The risk for stroke increases significantly in the weeks after the
onset of herpes zoster, especially cases of zoster affecting the
distribution of the trigeminal nerve, according to a Clinical
Infectious Diseases study.
Using a U.K. general practice database, researchers studied some 6500
patients who had zoster and subsequent stroke. The observations began
in the baseline period before the onset of zoster and extended for at
least a year.
Patients were at greatest risk in the first 4 weeks after zoster
onset, having an incidence ratio of 1.63 relative to baseline. The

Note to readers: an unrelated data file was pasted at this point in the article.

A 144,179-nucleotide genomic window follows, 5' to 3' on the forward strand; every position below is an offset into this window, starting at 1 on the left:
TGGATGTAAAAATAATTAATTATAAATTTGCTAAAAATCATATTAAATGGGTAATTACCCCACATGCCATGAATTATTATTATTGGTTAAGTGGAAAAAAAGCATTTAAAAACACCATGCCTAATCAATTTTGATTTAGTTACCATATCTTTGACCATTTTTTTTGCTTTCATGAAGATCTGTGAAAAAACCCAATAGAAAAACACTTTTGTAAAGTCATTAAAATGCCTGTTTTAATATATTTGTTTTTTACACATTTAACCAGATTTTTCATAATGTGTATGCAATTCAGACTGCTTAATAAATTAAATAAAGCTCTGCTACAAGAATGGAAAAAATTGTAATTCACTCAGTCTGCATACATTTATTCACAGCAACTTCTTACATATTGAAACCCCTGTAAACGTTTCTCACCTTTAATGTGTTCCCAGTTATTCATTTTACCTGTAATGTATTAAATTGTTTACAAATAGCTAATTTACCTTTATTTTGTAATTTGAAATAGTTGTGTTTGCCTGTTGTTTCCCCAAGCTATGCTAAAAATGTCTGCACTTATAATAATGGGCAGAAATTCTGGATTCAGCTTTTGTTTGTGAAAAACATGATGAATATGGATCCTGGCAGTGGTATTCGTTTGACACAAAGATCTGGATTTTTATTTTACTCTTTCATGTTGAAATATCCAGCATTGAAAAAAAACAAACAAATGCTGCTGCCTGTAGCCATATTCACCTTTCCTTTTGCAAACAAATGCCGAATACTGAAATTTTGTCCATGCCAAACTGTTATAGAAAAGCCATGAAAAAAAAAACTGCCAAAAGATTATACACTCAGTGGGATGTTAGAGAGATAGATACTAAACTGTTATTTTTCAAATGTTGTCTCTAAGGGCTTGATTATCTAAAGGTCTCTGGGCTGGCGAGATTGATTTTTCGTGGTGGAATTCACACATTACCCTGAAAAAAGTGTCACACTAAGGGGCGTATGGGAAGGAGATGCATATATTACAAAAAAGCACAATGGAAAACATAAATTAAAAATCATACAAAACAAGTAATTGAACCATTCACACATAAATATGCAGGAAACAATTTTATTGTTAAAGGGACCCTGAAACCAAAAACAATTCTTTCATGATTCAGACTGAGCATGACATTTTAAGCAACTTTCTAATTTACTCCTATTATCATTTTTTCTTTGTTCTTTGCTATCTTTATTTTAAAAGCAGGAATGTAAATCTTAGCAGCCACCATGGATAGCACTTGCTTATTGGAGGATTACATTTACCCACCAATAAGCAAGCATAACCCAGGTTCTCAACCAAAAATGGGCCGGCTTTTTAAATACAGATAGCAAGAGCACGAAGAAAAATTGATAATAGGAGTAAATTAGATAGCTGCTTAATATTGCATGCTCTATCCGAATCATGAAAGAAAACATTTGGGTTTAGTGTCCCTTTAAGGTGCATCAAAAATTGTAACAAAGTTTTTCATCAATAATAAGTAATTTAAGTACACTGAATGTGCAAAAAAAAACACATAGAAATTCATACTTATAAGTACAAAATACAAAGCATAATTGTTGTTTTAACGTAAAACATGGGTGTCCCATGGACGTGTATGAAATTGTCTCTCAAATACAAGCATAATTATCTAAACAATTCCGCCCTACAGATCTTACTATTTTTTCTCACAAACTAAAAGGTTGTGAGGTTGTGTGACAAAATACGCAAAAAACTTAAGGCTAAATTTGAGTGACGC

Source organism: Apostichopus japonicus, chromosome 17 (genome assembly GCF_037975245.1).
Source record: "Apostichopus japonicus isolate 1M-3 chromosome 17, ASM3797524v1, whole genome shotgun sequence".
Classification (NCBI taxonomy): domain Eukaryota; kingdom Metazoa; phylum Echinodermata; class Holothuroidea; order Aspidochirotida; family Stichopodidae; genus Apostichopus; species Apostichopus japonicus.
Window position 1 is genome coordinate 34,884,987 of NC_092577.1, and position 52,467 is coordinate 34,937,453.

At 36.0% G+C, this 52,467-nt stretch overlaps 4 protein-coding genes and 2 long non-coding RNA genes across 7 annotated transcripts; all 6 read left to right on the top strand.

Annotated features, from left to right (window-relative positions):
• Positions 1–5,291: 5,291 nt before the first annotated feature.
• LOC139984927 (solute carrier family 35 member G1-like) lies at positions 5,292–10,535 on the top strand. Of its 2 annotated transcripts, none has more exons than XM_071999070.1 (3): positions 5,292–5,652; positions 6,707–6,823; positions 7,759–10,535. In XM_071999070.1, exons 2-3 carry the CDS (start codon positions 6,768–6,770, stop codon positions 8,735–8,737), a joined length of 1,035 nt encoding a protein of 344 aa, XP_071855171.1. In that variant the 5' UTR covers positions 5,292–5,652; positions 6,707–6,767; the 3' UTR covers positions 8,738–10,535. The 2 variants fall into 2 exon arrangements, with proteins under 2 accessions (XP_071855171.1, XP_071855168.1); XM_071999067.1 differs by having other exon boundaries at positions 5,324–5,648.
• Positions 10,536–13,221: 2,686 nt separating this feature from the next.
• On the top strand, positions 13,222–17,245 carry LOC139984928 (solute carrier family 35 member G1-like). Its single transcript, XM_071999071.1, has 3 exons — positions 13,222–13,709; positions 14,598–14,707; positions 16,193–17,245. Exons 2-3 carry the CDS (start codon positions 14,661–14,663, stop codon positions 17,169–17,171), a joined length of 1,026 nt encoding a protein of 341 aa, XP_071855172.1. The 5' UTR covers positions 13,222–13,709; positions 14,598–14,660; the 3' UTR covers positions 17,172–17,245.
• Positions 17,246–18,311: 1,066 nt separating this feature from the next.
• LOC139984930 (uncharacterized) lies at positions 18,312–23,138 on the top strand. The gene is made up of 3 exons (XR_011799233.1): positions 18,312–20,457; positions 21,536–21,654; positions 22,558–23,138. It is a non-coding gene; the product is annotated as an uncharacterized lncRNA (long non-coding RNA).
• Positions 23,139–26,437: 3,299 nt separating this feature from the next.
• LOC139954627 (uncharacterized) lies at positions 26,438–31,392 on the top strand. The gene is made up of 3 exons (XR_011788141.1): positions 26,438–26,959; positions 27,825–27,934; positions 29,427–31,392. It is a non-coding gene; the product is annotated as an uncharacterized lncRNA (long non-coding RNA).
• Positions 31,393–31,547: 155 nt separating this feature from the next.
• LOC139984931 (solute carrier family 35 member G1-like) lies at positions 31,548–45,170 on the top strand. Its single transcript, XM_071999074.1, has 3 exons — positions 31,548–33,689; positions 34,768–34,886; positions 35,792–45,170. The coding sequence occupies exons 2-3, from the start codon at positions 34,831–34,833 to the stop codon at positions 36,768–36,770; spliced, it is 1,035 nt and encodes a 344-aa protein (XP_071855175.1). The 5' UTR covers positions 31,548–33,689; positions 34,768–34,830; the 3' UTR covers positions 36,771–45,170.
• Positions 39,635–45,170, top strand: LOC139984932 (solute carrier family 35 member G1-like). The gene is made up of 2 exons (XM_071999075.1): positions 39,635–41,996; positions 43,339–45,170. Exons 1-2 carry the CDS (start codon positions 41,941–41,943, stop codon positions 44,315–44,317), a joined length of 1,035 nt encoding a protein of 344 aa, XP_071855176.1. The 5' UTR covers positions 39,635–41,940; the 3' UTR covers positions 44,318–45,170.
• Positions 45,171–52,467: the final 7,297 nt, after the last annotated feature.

ratio in weeks 13 through 26 declined to 1.23, becoming nonsignificant
thereafter. Stroke risks were especially strong after zoster
Roughly half the patients received oral antiviral treatment, and among
those, there was a protective effect. The authors, suspecting a role
for vasculopathy, encourage improvement in what they see as a
relatively low rate of treatment with antivirals.
Clinical Infectious Diseases article